Escape low-interest bank accounts before you lose more money

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Lately, I’ve been doing some digging into our bank accounts, and found one that was paying a paltry .75% interest and another paying 1.75% after a fixed-rate deal ended….so I wanted to share why now is the time to move your money to higher-paying interest accounts, and some ideas on what to do.

1.         Inventory your accounts

Make sure you know about every open account you have. Ever wondered if you have some forgotten cash stashed away in a dormant account? It’s worth checking! You can contact your old banks or use online services that help track down these hidden treasures. You’d be surprised how quickly those small amounts add up. You can use ‘My Lost Account‘ to start a free search. It’s a joint venture from UK Finance, the Building Societies Association, and National Savings & Investments (NS&I). This nifty service helps track down those hidden treasures. Once you have a full inventory, then work out how much interest is being paid.

2.         Keep your eyes peeled for the latest deals

Next up is to see what’s available…banks are always changing their offers, and there’s a neat trick to stay on top of the game. Do a quick Google search for “Where can I get 7% interest on my savings UK” and see what results pop up. Today, I saw first direct offering 7% for a regular saver account, Lloyds Bank offering 6.25% on the Club Lloyds Monthly Saver, while NatWest is offering 6.17% for its Digital Regular Saver.

3.         Diversify

You know how we talk about not putting all our eggs in one basket? Well, the same goes for our money. I’ve been spreading it out a bit—some for emergencies, some for short-term goals, and even a little for the long term. It’s like having a financial buffet, and I get to pick what’s right for each situation.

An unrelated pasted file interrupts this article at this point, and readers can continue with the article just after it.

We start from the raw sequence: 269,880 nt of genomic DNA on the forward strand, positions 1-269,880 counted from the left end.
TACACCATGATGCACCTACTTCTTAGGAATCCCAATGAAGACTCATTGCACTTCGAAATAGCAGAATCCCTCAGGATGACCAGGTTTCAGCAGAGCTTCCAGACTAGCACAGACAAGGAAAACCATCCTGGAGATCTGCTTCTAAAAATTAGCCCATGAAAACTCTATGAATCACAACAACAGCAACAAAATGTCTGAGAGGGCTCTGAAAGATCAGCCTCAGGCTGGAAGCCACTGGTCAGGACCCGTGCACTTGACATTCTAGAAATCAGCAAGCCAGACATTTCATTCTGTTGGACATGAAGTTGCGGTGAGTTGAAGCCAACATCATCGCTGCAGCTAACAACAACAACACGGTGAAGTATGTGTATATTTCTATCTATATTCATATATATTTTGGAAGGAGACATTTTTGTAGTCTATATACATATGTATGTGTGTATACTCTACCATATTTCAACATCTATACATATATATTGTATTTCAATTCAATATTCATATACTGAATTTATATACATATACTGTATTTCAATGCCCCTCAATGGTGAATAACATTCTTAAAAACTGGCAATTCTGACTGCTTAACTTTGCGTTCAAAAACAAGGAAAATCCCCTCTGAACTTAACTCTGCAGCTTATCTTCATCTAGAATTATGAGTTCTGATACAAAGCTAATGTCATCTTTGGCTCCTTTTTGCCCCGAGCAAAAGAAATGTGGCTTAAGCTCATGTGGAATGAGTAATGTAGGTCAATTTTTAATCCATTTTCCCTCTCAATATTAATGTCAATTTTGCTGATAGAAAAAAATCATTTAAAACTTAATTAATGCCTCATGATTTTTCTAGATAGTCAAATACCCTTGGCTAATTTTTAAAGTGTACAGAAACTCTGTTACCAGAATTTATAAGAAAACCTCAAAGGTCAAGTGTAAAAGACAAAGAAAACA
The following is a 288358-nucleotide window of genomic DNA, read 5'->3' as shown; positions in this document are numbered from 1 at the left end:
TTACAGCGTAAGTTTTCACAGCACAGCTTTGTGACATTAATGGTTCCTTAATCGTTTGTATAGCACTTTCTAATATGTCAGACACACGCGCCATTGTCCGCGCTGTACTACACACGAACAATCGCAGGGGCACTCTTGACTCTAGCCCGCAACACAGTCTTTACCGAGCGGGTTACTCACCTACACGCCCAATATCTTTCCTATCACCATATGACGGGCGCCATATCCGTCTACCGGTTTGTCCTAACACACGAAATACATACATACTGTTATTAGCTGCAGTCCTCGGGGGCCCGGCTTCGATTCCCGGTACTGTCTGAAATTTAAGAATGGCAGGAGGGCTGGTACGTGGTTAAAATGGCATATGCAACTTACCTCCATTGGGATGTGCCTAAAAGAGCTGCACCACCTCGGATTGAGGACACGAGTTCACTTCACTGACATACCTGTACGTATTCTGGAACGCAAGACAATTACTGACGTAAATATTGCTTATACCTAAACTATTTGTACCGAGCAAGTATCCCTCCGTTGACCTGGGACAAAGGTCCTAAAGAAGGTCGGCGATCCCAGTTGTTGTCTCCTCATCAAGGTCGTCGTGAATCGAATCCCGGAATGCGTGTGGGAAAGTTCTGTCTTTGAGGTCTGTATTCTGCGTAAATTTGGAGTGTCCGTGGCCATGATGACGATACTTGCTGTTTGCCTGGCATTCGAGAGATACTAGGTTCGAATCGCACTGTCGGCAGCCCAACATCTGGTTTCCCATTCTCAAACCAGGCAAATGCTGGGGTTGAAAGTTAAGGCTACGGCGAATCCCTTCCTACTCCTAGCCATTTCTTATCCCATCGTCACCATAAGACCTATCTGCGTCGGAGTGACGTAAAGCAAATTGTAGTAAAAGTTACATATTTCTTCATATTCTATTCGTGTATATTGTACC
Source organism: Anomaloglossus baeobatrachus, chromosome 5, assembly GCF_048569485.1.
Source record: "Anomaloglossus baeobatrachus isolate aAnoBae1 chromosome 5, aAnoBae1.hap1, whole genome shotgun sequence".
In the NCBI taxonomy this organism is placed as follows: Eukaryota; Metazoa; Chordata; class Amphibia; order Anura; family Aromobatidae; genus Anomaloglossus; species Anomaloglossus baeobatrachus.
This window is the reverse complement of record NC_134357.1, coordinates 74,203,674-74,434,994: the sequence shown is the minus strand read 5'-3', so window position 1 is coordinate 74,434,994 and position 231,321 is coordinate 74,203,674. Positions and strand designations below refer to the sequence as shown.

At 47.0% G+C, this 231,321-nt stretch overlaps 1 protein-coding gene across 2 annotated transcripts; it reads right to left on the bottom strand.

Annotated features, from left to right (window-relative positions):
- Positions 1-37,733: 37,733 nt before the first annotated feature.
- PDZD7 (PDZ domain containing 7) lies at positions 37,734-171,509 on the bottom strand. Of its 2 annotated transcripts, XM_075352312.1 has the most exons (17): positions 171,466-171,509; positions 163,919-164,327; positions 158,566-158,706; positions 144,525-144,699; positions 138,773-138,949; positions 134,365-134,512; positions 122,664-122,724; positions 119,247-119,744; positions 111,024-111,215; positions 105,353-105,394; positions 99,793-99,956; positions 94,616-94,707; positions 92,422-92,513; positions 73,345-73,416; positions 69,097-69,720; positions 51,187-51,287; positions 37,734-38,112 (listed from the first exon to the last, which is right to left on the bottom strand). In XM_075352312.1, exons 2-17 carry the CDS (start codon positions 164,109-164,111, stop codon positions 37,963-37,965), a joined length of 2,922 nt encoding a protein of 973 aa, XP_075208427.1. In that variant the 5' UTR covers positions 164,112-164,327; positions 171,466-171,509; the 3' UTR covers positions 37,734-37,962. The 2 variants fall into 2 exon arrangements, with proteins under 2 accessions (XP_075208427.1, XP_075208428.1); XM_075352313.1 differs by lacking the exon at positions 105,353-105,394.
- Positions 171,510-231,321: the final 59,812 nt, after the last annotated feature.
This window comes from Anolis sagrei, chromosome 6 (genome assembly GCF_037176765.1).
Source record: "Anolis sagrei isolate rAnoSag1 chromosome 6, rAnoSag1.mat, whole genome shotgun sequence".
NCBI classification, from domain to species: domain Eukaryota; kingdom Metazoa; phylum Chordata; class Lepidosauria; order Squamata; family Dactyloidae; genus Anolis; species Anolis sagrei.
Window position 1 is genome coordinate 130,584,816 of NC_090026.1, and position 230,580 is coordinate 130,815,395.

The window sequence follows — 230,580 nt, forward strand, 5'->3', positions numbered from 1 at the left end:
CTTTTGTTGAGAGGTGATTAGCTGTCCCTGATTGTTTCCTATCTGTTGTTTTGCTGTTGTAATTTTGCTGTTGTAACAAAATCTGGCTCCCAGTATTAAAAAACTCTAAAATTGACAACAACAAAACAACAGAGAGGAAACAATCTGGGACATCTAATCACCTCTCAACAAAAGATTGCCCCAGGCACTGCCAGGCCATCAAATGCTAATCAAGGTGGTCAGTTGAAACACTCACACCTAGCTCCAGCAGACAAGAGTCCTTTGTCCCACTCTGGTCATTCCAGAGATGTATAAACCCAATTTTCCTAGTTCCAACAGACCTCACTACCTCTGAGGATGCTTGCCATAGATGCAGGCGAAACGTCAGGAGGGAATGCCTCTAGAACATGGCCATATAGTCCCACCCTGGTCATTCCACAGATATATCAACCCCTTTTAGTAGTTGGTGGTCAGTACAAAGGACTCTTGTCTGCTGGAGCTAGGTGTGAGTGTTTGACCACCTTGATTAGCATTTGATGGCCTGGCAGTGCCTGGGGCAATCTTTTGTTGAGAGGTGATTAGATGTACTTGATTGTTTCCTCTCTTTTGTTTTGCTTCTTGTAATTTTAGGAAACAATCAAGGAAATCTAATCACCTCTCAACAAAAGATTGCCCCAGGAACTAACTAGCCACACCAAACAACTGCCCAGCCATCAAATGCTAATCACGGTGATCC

You’ve got easy access accounts and fixed-rate accounts. Easy access is like having your money at arm’s reach; you can get to it whenever you need. But here’s the thing—it often comes with a trade-off. The interest rates might not be as juicy, and there might be restrictions on the amount you can invest.

On the flip side, there are fixed-rate accounts. These are like making a commitment. You agree to keep your money locked in for a specific period, say a year or more, and in return, you usually get a higher interest rate. It’s like planting a money tree and letting it grow.

Fixed-rate accounts typically pay more because you’re telling the bank, “I’m in this for the long haul.” It gives them the confidence to offer you a better deal. So, if you have some savings that you won’t need to touch for a while, consider stashing them in a fixed-rate account to watch your money grow faster.

Easy access accounts, while convenient, might limit how much you can invest. Some banks might set a cap on the amount you can put in or have tiered interest rates that drop as your balance increases. It’s like having your money in a hotel; it’s comfy, but it comes with some rules.

4.         Switch accounts

Now that you’ve looked into your accounts and found some better options, let’s talk about making the switch. If you don’t want to go far, just stick with your own bank and check what accounts they have offering better interest rates. Luckily, it’s become pretty easy with most banks’ apps. If you’re already using a bank, just log in, find your account settings, and check out what’s available. It’s like switching channels on your TV—simple and quick. But if you’re eyeing a new bank, make sure you’ve got the right ID and proof of address handy before heading over. Most banks let you do it all online, but others might need you to swing by with ID proof anyway. If you prefer to go in in person, be ready for a bit of a wait or set up an appointment ahead of time.

This move can really pay off, giving you better interest rates and making your money work harder for you. So, take advantage of the tech we have today, and switch things up to get more out of your cash.

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